Background: The high global burden of asthma and tobacco smoking among Indigenous people may potentially be reduced by appropriate interventions that target prevention of tobacco smoke uptake and improved asthma management. The latter includes targeted treatment based on airway inflammation. We undertook a feasibility study in two Darwin schools with a high proportion of Indigenous youth to determine the feasibility of an innovative, peer-led, school-based education program called the Asthma and Smoking Prevention Project (ASPP). A subset of children with reported persistent respiratory symptoms were also clinically evaluated to determine the lower airway inflammatory profile and optimise asthma management.
Methods: The ASPP is founded on an evidence-based 3-step program and targets improving asthma management and preventing the uptake of tobacco smoking. The program uses a student-centred approach in which senior students (Peer Leaders) deliver the ASPP to Grade 7 students using activities, videos and games. Students completed questionnaires related to asthma and smoking at baseline and 3-months after program delivery. Students with respiratory symptoms at 3-months were invited for a comprehensive clinical evaluation and tests including sputum induction.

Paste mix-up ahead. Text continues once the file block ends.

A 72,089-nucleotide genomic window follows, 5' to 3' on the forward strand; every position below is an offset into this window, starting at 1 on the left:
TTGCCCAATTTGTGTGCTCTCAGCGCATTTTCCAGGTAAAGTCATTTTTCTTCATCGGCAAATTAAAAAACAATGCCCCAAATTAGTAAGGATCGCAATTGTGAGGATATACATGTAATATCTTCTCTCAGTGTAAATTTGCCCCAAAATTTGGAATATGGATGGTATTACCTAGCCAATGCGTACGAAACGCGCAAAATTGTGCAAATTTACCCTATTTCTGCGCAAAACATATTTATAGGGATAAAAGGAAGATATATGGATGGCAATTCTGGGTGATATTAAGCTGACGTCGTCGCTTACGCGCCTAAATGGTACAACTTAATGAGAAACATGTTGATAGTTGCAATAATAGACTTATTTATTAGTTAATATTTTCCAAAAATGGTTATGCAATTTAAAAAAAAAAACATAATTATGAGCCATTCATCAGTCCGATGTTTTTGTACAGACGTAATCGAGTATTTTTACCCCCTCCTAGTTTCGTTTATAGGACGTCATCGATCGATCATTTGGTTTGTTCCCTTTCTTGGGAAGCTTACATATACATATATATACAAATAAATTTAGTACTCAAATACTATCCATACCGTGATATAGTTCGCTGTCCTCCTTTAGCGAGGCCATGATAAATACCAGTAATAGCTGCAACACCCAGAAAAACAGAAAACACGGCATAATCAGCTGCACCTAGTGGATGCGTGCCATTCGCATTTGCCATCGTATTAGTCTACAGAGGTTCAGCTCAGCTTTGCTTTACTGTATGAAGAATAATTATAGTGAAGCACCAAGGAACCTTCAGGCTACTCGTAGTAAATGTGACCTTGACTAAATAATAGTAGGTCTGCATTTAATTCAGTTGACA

Results: The ASPP was well received. Of the 203 students involved, 56 (28%) were Indigenous and 70% completed baseline and follow-up questionnaires. Self-reported asthma was high (19%), 10% of students reported smoking and 63% reported exposure to tobacco at home. Of the 22 students who were clinically evaluated, 41% were Indigenous. Clinically important airway inflammation was high; 23% had Fractional Exhaled Nitric Oxide levels ≥35ppb, 88% had airway neutrophilia (>15%) and 29% had airway eosinophilia (>2.5%). Optimisation of medication and management was required in 59% of students.
Conclusion: Our study has demonstrated the implementation of ASPP was well received by the schools as well as by the students. The high prevalence of clinically important airway inflammation and suboptimal asthma management highlights the need for a community-based study on persistent respiratory symptoms in adolescents to reduce the burden of chronic lung disease particularly for Indigenous Australians.